that gives you a rough idea of the scope.  I anticipate writing at least
ten more series of patches before the entire thing is done.  This is our
equivalent of your Python 3 work.

If y'all already have a structure or data type for the hash, or some
sort of abstraction for it, then I expect you'll spend a lot less time,
especially since Python (and now Rust, AIUI) are a little more object
oriented.  I highly recommend starting there with some abstractions,
switching everything to use them, and then seeing what works and
doesn't.  If your test suite has any hard-coded hash values, prepare to
spend a good amount of time fixing assumptions there.

> * Do you have any advices for other people trying the same endeavor in
> Mercurial?

It's been my view that moving away from SHA-1 is essential to the
viability of Git as a project.  If you can't store arbitrary data in
your repository, you're going to have a problem, and any signatures you
make are going to be meaningless if the hash is weak.  So my suggestion
is to consider it as important, reasonably urgent work, not to the point
of panicking, but something to prioritize.

I also think it's helpful to have a plan.  We have a transition plan
and added documentation (in
Documentation/technical/hash-function-transition.txt) and are
implementing it reasonably well.  Some things haven't gone exactly
according to the plan, but it's helpful that everyone is on the same
page.  We also planned for interoperability between the old and new so
people can switch over one repo at a time, which I think is enormously
important (but is going to be a lot of work).

My approach after making all of the struct object_id conversions was to
compile a binary that switched the hash wholezale (without any config
options) and then find what broke.  I fixed the most basic things that
prevented repository creation from working and then went from there,
fixing tests as I went.  I also made our testsuite care less about hash
values by computing them in a lot of tests, since tests about, say, the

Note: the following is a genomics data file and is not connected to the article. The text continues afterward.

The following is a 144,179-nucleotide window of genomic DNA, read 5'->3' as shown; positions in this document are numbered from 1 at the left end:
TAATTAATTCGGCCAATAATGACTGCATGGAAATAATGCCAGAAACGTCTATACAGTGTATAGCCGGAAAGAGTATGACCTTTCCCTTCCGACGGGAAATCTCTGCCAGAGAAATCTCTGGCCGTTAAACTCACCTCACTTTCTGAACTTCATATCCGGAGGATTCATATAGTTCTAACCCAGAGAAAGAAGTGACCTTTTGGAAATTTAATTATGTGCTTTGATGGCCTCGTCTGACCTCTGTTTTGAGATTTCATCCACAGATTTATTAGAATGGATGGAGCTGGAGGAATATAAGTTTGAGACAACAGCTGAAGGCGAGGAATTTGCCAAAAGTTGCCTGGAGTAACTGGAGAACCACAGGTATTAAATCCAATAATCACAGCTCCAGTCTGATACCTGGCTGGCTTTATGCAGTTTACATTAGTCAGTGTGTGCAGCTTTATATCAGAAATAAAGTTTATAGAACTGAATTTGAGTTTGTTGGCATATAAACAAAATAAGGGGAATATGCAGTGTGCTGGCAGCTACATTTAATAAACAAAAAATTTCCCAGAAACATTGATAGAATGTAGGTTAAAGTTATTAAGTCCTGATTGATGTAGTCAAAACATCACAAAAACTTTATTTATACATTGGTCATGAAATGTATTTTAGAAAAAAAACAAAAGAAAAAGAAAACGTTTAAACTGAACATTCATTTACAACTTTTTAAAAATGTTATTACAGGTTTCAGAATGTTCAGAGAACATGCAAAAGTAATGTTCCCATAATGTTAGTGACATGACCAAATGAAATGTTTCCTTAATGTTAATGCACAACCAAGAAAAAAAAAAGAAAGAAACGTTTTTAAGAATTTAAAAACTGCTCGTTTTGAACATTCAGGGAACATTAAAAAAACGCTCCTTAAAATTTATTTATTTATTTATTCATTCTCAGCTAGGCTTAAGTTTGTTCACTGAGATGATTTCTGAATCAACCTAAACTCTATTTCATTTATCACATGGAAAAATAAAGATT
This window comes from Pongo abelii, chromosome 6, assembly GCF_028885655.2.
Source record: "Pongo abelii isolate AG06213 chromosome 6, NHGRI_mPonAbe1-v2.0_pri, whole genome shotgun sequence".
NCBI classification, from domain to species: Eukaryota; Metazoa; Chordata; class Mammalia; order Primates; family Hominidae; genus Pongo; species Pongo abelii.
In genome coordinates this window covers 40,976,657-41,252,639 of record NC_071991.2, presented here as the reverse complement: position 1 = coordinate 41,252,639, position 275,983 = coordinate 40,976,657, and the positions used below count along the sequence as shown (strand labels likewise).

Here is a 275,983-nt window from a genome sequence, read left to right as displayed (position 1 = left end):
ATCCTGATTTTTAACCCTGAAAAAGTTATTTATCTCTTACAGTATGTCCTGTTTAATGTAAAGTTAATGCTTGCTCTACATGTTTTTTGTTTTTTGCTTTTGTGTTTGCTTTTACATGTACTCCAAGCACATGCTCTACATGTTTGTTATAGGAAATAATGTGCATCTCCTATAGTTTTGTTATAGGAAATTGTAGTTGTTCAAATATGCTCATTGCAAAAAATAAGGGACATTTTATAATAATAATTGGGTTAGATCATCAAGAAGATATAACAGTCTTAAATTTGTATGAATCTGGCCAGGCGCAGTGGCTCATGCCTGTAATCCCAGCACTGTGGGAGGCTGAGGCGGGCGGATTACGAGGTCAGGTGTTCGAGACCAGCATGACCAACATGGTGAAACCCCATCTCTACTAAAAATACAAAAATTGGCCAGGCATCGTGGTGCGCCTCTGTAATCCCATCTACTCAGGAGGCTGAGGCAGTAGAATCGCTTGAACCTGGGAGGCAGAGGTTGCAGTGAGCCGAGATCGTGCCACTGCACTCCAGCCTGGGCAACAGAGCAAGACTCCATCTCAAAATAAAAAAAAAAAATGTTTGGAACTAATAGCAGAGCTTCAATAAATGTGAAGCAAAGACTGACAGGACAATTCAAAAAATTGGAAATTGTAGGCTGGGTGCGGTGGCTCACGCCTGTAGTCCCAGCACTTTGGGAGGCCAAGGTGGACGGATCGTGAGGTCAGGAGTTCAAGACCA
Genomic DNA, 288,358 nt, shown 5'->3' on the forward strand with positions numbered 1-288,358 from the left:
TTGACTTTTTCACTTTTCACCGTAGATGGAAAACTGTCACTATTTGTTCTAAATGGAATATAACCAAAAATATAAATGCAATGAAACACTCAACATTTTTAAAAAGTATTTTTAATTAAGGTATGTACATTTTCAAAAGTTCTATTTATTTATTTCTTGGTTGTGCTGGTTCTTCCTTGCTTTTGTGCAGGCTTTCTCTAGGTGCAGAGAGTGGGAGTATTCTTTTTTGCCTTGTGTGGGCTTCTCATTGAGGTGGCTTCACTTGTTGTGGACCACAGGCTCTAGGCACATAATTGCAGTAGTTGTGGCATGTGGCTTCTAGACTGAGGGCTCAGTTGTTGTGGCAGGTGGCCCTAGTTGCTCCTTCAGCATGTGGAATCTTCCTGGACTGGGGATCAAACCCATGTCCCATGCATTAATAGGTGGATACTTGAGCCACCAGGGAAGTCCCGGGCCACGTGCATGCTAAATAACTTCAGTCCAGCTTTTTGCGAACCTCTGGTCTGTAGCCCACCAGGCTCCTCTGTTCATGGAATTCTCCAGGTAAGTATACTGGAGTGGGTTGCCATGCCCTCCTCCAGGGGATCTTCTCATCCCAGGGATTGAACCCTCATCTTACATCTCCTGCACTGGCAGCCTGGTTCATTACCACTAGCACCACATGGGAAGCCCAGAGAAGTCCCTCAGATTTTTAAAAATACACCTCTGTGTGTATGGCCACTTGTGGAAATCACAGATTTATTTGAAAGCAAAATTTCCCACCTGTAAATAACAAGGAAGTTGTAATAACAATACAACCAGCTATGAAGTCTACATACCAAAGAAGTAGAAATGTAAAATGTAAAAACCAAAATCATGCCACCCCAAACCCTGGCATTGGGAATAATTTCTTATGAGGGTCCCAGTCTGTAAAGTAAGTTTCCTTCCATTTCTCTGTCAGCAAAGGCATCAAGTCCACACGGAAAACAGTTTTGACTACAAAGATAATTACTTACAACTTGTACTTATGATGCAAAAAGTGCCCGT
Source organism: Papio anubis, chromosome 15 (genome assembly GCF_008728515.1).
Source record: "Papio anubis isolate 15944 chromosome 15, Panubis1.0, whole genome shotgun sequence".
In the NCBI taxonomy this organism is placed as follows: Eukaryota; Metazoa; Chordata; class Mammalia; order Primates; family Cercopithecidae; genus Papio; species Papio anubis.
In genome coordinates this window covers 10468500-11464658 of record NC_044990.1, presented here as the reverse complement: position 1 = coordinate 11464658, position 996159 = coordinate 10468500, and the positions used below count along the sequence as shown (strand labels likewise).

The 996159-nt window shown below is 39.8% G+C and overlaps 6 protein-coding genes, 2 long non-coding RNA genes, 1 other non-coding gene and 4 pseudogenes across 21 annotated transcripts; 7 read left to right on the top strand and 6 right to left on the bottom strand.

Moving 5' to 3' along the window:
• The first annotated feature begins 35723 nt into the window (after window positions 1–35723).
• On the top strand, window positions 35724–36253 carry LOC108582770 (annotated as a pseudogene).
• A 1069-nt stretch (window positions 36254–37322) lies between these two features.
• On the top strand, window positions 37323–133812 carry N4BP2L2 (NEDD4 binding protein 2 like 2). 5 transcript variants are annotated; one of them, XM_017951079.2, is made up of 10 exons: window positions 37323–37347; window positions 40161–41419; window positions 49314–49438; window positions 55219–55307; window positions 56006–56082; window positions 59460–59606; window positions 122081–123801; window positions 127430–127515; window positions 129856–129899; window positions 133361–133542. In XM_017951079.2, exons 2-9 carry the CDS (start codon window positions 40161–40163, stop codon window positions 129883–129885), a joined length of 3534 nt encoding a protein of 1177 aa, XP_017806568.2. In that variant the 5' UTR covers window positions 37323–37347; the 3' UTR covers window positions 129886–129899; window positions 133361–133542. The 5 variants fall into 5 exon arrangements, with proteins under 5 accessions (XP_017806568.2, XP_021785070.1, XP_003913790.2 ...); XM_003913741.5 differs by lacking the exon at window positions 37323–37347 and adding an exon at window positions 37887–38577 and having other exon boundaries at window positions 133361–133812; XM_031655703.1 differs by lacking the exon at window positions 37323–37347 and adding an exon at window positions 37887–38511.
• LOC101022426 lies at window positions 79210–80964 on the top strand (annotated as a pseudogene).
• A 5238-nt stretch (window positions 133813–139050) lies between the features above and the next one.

diff format care about the format, not the specific values involved.

Of course, there may be other approaches that work as well, but that one
worked for me.

> * What motivate the choice of sha256 as a replacement? Have other hash
> function been considered? And if so, what made you discard them ?

When I started the work, I started with BLAKE2b-256.  I wanted a 256-bit
hash because it fits on an 80-column terminal.  I started with BLAKE2b
because it's fast, and I wanted to give people a reason to switch.  A
lot of people don't know or care about why SHA-1 is weak, and saying,
"You should switch because it's much faster _and_ more secure," is a
compelling argument.

We discussed several alternatives: BLAKE2b-256, SHA-256, SHA3-256,
SHAKE256, SHA-512/256, K12 (a Keccak-based hash), and others.  We
settled on SHA-256 because it's ubiquitous and we depend on platform
crypto libraries for fast implementations.  Windows and macOS have a
tiny number of hash algorithms implemented, and SHA-256 is really the
only 256-bit option.

The fact that it is vulnerable to length-extension attacks is irrelevant
to us because we hash the type and length as a prefix to the object, so
we aren't vulnerable to it.  SHA-256 also has hardware acceleration on
newer Intel and AMD processors, as well as on ARM, which was a
compelling reason.

My advice is to pick a SHA-2 or SHA-3 algorithm (including SHAKE256)
and, if your object format is not immune to length-extension attacks, to
not pick SHA-256.  The reason is that you have government agencies and
contractors (all over the world) who are legally required to pick and
use only approved algorithms, and you don't want people to not pick
Mercurial because of some silly policy reason.  I love BLAKE2b, and I
certainly don't love those policies, but that's the world we live in.

Git's migration plan Fossil's approach

CategoryNewFeatures CategoryDeveloper

SHA1TransitionPlan (last edited 2020-01-27 13:01:49 by Pierre-YvesDavid)